I hope this will still allow enough people to try the game. Also could not get anybody to play test because I had only little time available this last weekend.

The game is very difficult. It is difficult to understand if you are not a biologist (in particular with regarads to open reading frames) and difficult to play. I have found 1 winning strategy that guerantess success. The game dynamics did not play out as expected. Hope people rise to the challenge.

Looking forward playing all submissions!

UI done

OK, the UI is more or less frozen. We have a game over screen. Now I can focus on the game dynamics. I set a new goal: metabolize a fixed amount of pyruvate before your ATP runs out. Need to see what are challenging start values for each.

There still seem to be some bugs in translation of proteins. Also I still think the game is too hard for people with no background in biology. Will try to get some people to test play over the weekend.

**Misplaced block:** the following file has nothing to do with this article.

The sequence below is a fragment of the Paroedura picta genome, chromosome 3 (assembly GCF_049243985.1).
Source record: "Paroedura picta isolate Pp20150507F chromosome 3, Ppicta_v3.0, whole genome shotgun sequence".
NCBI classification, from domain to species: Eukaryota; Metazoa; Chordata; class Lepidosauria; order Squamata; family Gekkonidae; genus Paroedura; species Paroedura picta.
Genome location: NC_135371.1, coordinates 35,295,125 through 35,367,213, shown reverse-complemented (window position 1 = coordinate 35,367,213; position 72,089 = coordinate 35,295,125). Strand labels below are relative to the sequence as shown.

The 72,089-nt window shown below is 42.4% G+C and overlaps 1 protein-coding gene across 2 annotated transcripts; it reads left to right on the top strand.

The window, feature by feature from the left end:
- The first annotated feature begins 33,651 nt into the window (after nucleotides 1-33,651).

Pretty terrain

I re-wrote the draw routines for the DNA. Now all 3 open-reading frames are shown and also the amino acids align nicely centered inside the ORF marks. Found a way to sample key-presses less oftern which makes navigation easier. Fixed a few bugs as well. Next up is to really tackle the user interface/game screen which I have been putting off. I needs help screens or a permanent way to see the codons associated with each amino acide. Also need to show which enzymes have been bought and what they do. Last work on gameplay. Then package game.

Latest version is attached.

We have enzymes

Many elements implemented: player can now change to DNA sequences to optimize amino acid yield. Amino acid resources are shown on screen and translation now cycles. I tried moving to a monospace font but not sure I succeeded, still issues with properly aligning elements on screen. Also implemented the ability to buy enzymes that will then metabolize their substrate.